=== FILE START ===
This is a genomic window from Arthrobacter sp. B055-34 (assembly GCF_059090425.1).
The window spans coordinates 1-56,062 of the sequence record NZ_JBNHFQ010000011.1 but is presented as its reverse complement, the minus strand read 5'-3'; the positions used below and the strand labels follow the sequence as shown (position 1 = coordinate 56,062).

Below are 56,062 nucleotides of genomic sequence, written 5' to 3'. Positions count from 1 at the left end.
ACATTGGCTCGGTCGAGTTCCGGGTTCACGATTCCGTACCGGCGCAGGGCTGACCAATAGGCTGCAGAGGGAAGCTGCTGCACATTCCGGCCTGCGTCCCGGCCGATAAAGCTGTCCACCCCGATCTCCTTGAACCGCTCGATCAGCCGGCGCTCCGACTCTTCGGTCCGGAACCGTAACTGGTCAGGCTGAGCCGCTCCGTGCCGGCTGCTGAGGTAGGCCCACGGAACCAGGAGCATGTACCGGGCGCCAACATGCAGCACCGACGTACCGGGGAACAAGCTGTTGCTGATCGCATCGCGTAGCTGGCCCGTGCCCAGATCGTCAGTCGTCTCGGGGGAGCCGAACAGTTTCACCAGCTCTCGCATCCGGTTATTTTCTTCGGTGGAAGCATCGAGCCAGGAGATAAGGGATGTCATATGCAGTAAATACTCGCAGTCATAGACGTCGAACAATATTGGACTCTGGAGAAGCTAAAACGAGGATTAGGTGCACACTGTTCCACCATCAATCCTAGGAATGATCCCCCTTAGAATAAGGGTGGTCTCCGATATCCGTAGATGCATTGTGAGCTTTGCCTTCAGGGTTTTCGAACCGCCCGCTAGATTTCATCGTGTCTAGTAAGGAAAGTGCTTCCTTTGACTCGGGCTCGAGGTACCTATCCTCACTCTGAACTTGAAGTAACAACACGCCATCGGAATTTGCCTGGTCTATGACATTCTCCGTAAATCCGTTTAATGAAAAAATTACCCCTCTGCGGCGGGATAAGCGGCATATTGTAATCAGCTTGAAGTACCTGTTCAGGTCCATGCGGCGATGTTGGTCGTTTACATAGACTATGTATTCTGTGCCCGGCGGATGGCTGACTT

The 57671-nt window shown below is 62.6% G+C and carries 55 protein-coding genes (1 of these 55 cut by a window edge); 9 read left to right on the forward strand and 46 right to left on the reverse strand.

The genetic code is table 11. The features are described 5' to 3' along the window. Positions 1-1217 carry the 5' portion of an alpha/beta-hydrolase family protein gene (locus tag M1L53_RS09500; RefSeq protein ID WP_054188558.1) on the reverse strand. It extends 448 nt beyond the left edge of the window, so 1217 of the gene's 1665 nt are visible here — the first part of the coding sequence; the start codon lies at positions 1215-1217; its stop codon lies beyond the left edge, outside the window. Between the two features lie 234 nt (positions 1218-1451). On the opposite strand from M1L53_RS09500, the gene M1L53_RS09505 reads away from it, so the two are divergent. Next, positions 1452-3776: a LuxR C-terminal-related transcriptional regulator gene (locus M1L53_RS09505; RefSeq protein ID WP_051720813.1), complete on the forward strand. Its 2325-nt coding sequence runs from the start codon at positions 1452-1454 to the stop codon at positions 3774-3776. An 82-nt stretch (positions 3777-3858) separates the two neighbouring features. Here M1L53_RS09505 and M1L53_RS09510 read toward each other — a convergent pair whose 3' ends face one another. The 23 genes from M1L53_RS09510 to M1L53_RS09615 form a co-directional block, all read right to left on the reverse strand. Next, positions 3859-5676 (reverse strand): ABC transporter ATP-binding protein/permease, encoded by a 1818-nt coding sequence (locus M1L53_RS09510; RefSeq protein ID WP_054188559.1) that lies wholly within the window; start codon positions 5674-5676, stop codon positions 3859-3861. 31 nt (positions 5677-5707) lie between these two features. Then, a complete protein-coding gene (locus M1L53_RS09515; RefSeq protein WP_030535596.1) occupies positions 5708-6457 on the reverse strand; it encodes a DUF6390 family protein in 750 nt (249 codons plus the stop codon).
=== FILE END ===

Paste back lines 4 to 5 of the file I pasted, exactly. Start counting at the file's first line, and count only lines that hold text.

ACATTGGCTCGGTCGAGTTCCGGGTTCACGATTCCGTACCGGCGCAGGGCTGACCAATAGGCTGCAGAGGGAAGCTGCTGCACATTCCGGCCTGCGTCCCGGCCGATAAAGCTGTCCACCCCGATCTCCTTGAACCGCTCGATCAGCCGGCGCTCCGACTCTTCGGTCCGGAACCGTAACTGGTCAGGCTGAGCCGCTCCGTGCCGGCTGCTGAGGTAGGCCCACGGAACCAGGAGCATGTACCGGGCGCCAACATGCAGCACCGACGTACCGGGGAACAAGCTGTTGCTGATCGCATCGCGTAGCTGGCCCGTGCCCAGATCGTCAGTCGTCTCGGGGGAGCCGAACAGTTTCACCAGCTCTCGCATCCGGTTATTTTCTTCGGTGGAAGCATCGAGCCAGGAGATAAGGGATGTCATATGCAGTAAATACTCGCAGTCATAGACGTCGAACAATATTGGACTCTGGAGAAGCTAAAACGAGGATTAGGTGCACACTGTTCCACCATCAATCCTAGGAATGATCCCCCTTAGAATAAGGGTGGTCTCCGATATCCGTAGATGCATTGTGAGCTTTGCCTTCAGGGTTTTCGAACCGCCCGCTAGATTTCATCGTGTCTAGTAAGGAAAGTGCTTCCTTTGACTCGGGCTCGAGGTACCTATCCTCACTCTGAACTTGAAGTAACAACACGCCATCGGAATTTGCCTGGTCTATGACATTCTCCGTAAATCCGTTTAATGAAAAAATTACCCCTCTGCGGCGGGATAAGCGGCATATTGTAATCAGCTTGAAGTACCTGTTCAGGTCCATGCGGCGATGTTGGTCGTTTACATAGACTATGTATTCTGTGCCCGGCGGATGGCTGACTT

The 57671-nt window shown below is 62.6% G+C and carries 55 protein-coding genes (1 of these 55 cut by a window edge); 9 read left to right on the forward strand and 46 right to left on the reverse strand.